McGill linguists will participate in the Second Intonation Workshop at the University of Toronto February 16-17, giving two papers:
“The continuation contour in French: Realisation and representation”
Jeffrey Lamontagne, Heather Goad & Morgan Sonderegger
“Melodic alternations in Spanish, and their implications for intonational phonology”
Francisco Torreira (McGill University and Max Planck Institute for Psycholinguistics) &
Martine Grice (University of Cologne)
McLing would like to (belatedly) welcome Tim O’Donnell, who joined the McGill Linguistics faculty this January.
Tim O’Donnell develops mathematical and computational models of language learning, processing, and generalization. One area of special interest is how language users strike a balance between the ability to creatively express new meanings, on one hand, and conservatively reuse existing words, idioms, and other constructions, on the other. His research draws on experimental methods from psychology, formal modeling techniques from natural language processing and computational linguistics, theoretical tools from linguistics, and problems from all three domains. Recent projects include work on lexicon learning from speech input, morphological productivity, phonotactics, syntactic structure building, and the meaning of verbs.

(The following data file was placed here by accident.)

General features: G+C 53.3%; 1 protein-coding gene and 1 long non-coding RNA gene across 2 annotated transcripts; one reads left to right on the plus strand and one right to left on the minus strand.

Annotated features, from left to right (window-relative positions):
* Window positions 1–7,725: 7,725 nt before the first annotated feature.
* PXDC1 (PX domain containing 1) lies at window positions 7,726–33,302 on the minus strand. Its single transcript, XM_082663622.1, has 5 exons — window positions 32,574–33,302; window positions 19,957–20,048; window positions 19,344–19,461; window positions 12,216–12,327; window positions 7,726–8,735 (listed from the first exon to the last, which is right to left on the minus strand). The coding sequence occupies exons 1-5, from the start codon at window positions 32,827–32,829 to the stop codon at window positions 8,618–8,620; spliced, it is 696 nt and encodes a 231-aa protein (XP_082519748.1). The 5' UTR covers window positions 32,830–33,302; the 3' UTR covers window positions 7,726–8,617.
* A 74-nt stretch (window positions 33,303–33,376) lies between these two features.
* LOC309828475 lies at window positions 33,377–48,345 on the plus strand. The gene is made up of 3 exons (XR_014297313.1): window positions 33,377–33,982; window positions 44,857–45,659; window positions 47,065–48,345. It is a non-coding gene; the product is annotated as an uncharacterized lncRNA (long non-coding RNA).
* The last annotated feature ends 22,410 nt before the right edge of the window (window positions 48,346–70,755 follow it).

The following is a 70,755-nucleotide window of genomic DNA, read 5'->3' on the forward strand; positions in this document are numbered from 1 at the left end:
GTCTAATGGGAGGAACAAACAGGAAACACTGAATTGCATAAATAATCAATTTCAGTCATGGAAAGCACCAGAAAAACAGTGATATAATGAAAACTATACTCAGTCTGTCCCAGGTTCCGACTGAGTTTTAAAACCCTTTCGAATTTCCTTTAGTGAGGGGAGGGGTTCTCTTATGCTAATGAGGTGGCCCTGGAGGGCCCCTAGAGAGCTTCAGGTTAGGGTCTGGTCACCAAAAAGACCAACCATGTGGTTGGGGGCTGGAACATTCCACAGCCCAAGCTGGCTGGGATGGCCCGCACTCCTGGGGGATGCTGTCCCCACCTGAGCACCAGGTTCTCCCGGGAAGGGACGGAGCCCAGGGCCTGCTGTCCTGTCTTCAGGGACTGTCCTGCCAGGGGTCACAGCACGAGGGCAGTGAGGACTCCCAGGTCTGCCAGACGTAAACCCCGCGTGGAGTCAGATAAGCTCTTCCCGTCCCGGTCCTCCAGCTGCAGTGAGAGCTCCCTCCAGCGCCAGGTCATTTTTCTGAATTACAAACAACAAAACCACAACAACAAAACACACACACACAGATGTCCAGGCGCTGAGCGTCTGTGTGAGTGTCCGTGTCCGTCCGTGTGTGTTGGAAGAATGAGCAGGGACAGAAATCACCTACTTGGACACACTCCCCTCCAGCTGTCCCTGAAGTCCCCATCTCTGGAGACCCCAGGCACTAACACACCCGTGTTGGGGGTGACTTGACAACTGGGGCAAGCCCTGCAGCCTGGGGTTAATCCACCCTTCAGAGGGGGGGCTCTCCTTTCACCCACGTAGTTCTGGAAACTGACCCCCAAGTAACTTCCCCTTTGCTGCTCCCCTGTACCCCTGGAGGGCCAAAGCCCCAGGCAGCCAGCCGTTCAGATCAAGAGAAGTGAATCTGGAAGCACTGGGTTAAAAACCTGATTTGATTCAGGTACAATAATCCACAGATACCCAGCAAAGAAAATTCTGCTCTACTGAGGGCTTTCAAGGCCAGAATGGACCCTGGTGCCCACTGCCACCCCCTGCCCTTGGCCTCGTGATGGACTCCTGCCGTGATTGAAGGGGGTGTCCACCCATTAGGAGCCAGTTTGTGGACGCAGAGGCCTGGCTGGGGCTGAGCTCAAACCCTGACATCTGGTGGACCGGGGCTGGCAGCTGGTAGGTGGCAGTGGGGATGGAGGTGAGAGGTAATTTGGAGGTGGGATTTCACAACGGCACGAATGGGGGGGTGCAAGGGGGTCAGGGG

The Ergativity/Fieldwork Lab will be meeting on Friday, 2/10, from 1-2pm in room 117 of the Linguistics Building.
Lisa Travis will be presenting Chapter 3 (Caseless Adjacency) of Levin’s (2015) MIT thesis Licensing without Case.
All are welcome!
In this week’s P* Reading Group on Tuesday (Feb. 7) 1-2 pm in Room 117, Martha will lead a discussion of Gallagher (2015). Natural classes in cooccurrence constraints. Lingua, 166(Part A), 80–98. Everyone is welcome!
In this and next week’s LingTea, on Thursday (Feb. 9th and 16th) 12-1pm in room 117, Daniel Harasim will give talks with the title “Musical Syntax“.
Title: “Musical Syntax”.
Abstract: Musical structures can be formalized similar to the syntax of natural languages. The syntax of western music is based on a harmonic tension-resolution structure that is intuitively perceivable. In this talk, I will shortly explain musical syntax using music text book examples and Jazz standards. Then I will focus on the formalization of musical syntax using dependency structures in a generative framework. I will end by explaining core challenges of parsing musical structures and its implementation using a meta-rule formalism in a general parsing framework.
The semantics research group will be meeting next week, Friday, February 5th, at 15:00 in room 117.
Chris Bruno will be presenting a 2015 paper by Simons, Beaver, Roberts, and Tonhauser, on presupposition projection in factive predicates. Title and abstract below. It is relevant to some of what was talked about at our last colloquium with Jeremy Hartman.